Can We Talk RH 5770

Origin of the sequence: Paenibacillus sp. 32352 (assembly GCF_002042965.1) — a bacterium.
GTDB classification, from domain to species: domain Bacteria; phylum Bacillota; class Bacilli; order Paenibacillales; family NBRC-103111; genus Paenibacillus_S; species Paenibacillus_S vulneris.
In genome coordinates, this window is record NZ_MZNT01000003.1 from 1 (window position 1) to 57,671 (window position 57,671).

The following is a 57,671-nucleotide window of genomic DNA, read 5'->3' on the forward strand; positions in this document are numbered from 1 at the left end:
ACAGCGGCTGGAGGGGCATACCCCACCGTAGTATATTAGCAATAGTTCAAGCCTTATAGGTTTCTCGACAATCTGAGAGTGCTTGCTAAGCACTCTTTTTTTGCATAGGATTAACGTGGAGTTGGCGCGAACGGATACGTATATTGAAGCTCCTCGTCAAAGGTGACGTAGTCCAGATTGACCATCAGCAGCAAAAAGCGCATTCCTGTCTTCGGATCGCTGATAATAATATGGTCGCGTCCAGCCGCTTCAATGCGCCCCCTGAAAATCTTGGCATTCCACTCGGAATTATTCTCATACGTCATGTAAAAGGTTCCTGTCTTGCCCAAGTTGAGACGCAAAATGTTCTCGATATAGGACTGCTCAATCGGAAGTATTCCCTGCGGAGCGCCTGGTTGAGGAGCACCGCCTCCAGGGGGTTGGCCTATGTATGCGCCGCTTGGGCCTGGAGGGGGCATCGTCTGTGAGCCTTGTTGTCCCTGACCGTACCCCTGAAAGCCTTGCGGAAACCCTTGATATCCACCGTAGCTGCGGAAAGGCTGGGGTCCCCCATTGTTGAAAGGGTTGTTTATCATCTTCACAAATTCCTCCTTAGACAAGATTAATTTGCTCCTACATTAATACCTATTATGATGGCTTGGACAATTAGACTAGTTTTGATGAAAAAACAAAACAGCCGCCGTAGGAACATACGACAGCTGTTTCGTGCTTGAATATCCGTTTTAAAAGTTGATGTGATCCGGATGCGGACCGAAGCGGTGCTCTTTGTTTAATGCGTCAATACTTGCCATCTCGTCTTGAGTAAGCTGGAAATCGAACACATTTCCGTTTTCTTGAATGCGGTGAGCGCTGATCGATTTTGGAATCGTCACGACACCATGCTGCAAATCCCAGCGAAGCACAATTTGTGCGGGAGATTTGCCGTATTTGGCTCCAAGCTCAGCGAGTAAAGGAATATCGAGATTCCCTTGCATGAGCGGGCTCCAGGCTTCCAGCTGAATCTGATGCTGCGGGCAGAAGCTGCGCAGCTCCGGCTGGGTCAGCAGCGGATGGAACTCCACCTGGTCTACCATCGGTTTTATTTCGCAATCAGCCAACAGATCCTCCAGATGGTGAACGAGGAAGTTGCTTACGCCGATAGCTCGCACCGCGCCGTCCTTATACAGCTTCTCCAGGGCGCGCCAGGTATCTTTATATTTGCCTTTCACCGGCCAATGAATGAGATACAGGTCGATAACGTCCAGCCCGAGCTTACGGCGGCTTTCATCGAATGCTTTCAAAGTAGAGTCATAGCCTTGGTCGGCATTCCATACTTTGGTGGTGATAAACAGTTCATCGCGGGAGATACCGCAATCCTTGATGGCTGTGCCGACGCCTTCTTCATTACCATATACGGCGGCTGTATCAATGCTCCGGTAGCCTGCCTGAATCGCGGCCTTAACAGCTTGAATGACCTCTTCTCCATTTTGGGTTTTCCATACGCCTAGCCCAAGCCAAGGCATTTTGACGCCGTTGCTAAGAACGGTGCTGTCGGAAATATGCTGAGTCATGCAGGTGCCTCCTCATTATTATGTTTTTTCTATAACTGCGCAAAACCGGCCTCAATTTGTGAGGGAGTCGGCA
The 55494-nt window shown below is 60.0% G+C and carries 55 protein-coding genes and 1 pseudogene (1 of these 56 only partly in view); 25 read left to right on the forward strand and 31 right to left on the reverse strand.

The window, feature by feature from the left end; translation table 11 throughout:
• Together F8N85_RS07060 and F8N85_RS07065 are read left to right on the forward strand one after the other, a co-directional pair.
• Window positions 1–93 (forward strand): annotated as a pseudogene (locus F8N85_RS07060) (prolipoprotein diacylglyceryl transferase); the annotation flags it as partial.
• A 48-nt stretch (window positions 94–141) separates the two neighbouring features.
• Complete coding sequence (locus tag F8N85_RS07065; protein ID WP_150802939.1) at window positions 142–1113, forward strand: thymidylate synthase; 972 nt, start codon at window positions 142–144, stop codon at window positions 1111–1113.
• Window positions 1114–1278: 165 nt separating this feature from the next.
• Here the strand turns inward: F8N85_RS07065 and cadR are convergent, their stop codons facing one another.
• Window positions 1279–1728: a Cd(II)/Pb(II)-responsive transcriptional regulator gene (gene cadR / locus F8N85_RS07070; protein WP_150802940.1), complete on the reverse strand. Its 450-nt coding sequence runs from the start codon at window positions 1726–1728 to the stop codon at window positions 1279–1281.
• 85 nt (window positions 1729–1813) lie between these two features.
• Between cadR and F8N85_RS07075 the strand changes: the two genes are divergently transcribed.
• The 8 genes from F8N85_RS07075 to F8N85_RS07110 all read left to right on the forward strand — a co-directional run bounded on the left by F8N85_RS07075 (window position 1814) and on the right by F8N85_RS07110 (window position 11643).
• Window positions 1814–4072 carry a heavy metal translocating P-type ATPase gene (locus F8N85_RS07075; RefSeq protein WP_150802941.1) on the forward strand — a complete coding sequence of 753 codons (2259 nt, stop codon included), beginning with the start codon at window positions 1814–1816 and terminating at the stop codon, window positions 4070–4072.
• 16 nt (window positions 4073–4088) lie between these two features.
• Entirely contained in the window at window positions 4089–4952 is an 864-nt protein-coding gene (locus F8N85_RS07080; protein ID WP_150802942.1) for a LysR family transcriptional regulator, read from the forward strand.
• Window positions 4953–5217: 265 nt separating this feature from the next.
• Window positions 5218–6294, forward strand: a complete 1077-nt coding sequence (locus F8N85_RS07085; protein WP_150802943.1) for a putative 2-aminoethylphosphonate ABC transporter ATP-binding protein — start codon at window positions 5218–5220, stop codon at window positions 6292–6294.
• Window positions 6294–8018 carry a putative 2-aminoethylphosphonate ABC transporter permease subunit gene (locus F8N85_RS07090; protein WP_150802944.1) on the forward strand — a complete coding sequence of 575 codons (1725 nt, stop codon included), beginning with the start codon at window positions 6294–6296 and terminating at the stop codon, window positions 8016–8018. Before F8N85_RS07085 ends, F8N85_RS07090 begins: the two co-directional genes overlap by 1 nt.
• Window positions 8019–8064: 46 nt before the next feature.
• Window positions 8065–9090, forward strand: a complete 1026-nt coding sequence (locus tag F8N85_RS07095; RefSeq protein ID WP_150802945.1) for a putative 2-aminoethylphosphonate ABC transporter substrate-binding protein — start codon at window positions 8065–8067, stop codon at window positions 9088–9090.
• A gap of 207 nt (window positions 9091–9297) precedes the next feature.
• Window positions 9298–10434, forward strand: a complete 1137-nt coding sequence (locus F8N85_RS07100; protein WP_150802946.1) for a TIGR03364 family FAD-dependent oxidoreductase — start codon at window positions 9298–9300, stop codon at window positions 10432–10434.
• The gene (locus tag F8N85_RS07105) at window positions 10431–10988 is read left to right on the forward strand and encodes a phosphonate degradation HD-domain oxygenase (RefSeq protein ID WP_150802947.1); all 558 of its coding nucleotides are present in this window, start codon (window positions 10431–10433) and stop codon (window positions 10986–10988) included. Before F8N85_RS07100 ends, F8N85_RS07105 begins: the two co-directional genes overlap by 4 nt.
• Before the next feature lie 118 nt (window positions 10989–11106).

A rabbi is brought to speak before a congregation that is seeking a new spiritual leader. “What will you be talking about?” the president asks the rabbi as they walk to the synagogue. “Sabbath observance — the need for Jews to make this day truly holy, without shopping, without spending money.” “I wouldn’t do that,” the president warns. “The people here have very little free time; they must go shopping when they have the chance.  Isn’t there something else you can talk about?” “I can talk about Kashrut”, says the rabbi. “I wouldn’t get into that, Rabbi.  Don’t you realize how difficult it is to keep kosher out here?  Kosher meat is so much more expensive.  Then the family has to keep two sets of dishes and silverware, constantly worrying that they don’t get mixed up. Can’t you speak about something else?” “Ok, how about Jewish education, and the need for children and parents to take religious school education as seriously as they take their secular education.” “Are you crazy Rabbi?  Our kids have so much homework from their schools, and along with their commitments to music lessons, dance classes, karate and basketball, it’s unreasonable to expect that of them.” “I can’t understand,” said the rabbi. “If I can’t speak about the Sabbath, about kashrut, or about Jewish education, what can I speak about?” “Well, speak about Judaism, of course!” This joke speaks to the frustration that many rabbis feel about talking to their congregants about Judaism’s most fundamental values.  The challenge really isn’t our values, which most of us can agree upon.  The challenge is how to put those values into action in our daily lives.  After all, Judaism is not a philosophical system where we sit around and contemplate what constitutes “the good”. Judaism is not a religion that focuses primarily on how an individual can reach nirvana – that “perfect peace of the state of mind that is free from craving, anger and other afflictive states” as taught by Buddhism.  The quest to become a Tsadik is a part of Judaism, but I would say it is not the most essential element.  I mean, we are all about feelings and desire and conflict and ambition — we don’t really try to do away with them, we recognize them as part of the human condition.  We come on these High Holidays to ask forgiveness for them. We sincerely try to curb them and do better.  We are aware that most of us will never reach the level of the true Tsadik. No, Judaism is not primarily concerned with the achievement of perfection of the individual.  Judaism is primarily concerned with establishing a just society here on earth.  We read in the prophetic portion on Yom Kippur, the Holiest day of the year that G-d doesn’t care about our fasting all day if we do not also: “let the oppressed go free … break every yoke….  share your bread with the hungry, and take the wretched poor into your home…. when you see the naked, clothe him, and not to ignore your kin.” We at Congregation Beth Shalom cannot ignore what goes on outside the walls of our synagogue.  We cannot be satisfied with our bar mitzvahs and dinners, and dances, and baby-namings and weddings as if the synagogue is hermetically sealed from all the issues of the outside world.  The environment, health care, political corruption, war, racism, the economy, Israel – to name a few of the pressing issues of our day – cry out for a “Jewish response”.   But just like the rabbi in my opening joke, rabbis are often warned to stay away from these issues.              But, what are we to do?  We come from a tradition that values debate — that welcomes examining, analyzing and challenging of ideas.  The most important book of rabbinic Judaism, the Talmud, is filled with rabbis disagreeing and clashing with one another!  Our tradition understands that the way to achieve truth is through controversy – putting one idea up against another in the pursuit of leading a better life.  Seeking the truth through comparing and contrasting our ideas is, in fact, a holy endeavor.  G-d created each of us with a different perspective – we are each unique, and we do not look at every object, thought, or idea in the exact same way.  That is how G-d wanted it when G-d created human beings.             In antiquity, the school of Hillel and the school of Shammai often had vigorous debates about Jewish practice.  In fact, the Talmud records over three hundred differences of opinion between the followers of Hillel and the followers of Shammai. Of all of those debates, the sages sided with the school of Shammai only eighteen times.  Yet Pirke Avot, describes these debates as “controversies for the sake of heaven” which had a “lasting value”.  They had lasting value because they were controversies that were for the sake of finding the truth. They were for the sake of discovering how G-d wanted us to lead our lives.  They were for the sake of discovering what constituted fairness, and justice in a society.  The sages recognized that there are other kinds of controversies that do not have lasting value.  An example they gave was the argument of Korah and his followers, who rebelled against Moses.  In arguing with Moses, Korah wasn’t seeking truth or trying to improve the community. His argument had only a selfish motive, to gain more honor and power for himself and to diminish Moses’ authority.              Earlier on I said that the great issues of the day – the environment, health care, racism, war, the economy, Israel, to name a few – cry out for “a Jewish response.”  By now it might be obvious that there is no one “Jewish response”.  Hillel and Shammai, two great rabbis, could hold opposite views on many of the important issues of the day. But both of them were authentic “Jewish responses”.  And because they are both authentic Jewish responses, both of them are preserved in our literature, and we read and study and revere their words to this day.              Yes, it is a daunting challenge to tolerate the tensions that some controversies elicit in us and still remain open to listening to one another.  But avoiding tension is not a good reason for fulfilling our Jewish mission. The 19th century moralist Rabbi Israel Salanter, taught that on sending Abraham into the world, G-d said, “Lech-L’cha — Go forth — from your land and from your place of birth to the land which I will show thee … and you shall be a blessing.”  Abraham and Sarah were not sent off to a new Garden of Eden, to start a new kind of human being who would then live their lives in accordance with G-d’s will.  They were sent out into the world as it was, to be a blessing to those around them, and ultimately to the world.  We, the children of Abraham and Sarah, must carry on their mission.  We can only do so if we can talk openly with one another – and even disagree with one another – about how to accomplish that mission in our day. Shana Tova